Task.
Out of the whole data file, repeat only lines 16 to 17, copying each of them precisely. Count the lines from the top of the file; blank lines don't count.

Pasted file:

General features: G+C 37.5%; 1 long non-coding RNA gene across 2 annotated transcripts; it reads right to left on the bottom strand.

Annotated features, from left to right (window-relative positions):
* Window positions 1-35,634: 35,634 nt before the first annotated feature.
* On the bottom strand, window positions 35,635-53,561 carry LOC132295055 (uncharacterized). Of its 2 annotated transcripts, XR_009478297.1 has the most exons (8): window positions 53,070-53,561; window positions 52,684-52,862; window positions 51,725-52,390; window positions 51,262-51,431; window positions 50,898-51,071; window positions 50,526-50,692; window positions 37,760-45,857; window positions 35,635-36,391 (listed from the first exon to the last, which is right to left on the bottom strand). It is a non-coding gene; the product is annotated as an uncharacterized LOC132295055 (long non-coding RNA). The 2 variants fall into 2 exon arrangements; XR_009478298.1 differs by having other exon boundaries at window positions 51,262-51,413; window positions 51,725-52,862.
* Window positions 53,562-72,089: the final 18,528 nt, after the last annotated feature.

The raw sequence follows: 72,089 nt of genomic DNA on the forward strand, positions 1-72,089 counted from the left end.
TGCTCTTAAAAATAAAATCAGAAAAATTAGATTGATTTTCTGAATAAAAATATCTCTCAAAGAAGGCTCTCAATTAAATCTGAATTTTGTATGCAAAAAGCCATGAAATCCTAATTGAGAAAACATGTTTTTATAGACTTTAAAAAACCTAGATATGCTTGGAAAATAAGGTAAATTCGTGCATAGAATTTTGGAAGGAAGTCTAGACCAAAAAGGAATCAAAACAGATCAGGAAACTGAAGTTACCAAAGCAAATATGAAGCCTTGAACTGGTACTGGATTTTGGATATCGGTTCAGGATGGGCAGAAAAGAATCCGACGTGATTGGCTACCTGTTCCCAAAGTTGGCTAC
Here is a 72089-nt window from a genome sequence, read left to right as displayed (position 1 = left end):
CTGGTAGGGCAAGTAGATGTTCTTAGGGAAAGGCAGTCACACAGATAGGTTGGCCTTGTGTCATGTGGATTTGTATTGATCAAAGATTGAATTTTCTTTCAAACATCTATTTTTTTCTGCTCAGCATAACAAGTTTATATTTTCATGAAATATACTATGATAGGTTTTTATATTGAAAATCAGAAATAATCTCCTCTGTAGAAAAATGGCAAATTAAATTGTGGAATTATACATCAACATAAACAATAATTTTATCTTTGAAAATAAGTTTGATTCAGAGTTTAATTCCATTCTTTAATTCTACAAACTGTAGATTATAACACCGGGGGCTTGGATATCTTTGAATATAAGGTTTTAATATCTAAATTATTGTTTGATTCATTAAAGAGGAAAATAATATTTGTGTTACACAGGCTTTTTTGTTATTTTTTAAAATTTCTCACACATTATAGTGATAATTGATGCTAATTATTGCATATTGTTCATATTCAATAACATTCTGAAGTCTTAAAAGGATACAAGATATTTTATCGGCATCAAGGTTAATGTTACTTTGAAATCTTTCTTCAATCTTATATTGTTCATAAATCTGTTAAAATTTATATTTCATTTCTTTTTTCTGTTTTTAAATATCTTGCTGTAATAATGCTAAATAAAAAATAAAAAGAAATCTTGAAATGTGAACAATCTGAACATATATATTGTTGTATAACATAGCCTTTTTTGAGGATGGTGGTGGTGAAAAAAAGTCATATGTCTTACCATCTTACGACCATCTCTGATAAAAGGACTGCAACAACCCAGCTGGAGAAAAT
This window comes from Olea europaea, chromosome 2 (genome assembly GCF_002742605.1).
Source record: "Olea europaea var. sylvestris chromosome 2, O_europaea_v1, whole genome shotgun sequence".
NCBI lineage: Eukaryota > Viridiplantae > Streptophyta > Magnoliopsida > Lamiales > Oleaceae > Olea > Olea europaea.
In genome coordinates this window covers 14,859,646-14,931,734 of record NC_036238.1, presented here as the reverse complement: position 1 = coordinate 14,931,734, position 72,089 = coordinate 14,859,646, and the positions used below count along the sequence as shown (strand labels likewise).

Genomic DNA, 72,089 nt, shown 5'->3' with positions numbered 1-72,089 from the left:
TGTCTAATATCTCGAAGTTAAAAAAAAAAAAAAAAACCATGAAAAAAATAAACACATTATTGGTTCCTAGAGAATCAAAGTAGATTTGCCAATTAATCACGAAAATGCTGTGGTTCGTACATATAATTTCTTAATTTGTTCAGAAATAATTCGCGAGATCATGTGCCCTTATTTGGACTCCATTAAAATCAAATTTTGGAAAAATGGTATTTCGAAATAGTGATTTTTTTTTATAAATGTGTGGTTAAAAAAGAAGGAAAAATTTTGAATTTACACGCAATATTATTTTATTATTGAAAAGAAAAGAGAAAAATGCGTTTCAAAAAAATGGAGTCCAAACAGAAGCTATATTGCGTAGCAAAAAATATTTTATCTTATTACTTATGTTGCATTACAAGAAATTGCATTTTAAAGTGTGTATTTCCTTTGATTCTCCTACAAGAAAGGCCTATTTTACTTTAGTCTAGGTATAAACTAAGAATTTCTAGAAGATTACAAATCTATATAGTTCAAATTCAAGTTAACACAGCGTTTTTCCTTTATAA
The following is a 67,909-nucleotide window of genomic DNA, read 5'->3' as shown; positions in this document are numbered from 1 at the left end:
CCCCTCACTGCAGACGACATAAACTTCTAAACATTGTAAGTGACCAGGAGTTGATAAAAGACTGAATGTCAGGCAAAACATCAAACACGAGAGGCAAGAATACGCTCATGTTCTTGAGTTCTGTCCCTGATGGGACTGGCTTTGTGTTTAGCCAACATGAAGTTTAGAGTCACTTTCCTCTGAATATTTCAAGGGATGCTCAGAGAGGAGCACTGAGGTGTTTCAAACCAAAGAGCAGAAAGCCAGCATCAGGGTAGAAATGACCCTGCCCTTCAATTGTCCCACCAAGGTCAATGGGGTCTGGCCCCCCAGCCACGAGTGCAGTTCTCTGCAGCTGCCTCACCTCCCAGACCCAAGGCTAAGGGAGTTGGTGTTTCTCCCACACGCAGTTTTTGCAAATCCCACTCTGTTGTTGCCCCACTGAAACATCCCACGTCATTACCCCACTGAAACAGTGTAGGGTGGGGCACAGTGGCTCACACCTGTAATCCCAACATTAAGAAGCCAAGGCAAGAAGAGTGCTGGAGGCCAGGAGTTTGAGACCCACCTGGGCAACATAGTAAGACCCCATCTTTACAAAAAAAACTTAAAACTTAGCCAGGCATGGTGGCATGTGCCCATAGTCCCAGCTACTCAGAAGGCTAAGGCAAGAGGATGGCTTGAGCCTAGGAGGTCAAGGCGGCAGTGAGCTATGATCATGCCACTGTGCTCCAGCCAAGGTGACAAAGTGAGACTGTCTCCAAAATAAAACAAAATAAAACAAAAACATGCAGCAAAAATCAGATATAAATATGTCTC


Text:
The following is a 67,909-nucleotide window of genomic DNA, read 5'->3' as shown; positions in this document are numbered from 1 at the left end:
CCCCTCACTGCAGACGACATAAACTTCTAAACATTGTAAGTGACCAGGAGTTGATAAAAGACTGAATGTCAGGCAAAACATCAAACACGAGAGGCAAGAATACGCTCATGTTCTTGAGTTCTGTCCCTGATGGGACTGGCTTTGTGTTTAGCCAACATGAAGTTTAGAGTCACTTTCCTCTGAATATTTCAAGGGATGCTCAGAGAGGAGCACTGAGGTGTTTCAAACCAAAGAGCAGAAAGCCAGCATCAGGGTAGAAATGACCCTGCCCTTCAATTGTCCCACCAAGGTCAATGGGGTCTGGCCCCCCAGCCACGAGTGCAGTTCTCTGCAGCTGCCTCACCTCCCAGACCCAAGGCTAAGGGAGTTGGTGTTTCTCCCACACGCAGTTTTTGCAAATCCCACTCTGTTGTTGCCCCACTGAAACATCCCACGTCATTACCCCACTGAAACAGTGTAGGGTGGGGCACAGTGGCTCACACCTGTAATCCCAACATTAAGAAGCCAAGGCAAGAAGAGTGCTGGAGGCCAGGAGTTTGAGACCCACCTGGGCAACATAGTAAGACCCCATCTTTACAAAAAAAACTTAAAACTTAGCCAGGCATGGTGGCATGTGCCCATAGTCCCAGCTACTCAGAAGGCTAAGGCAAGAGGATGGCTTGAGCCTAGGAGGTCAAGGCGGCAGTGAGCTATGATCATGCCACTGTGCTCCAGCCAAGGTGACAAAGTGAGACTGTCTCCAAAATAAAACAAAATAAAACAAAAACATGCAGCAAAAATCAGATATAAATATGTCTC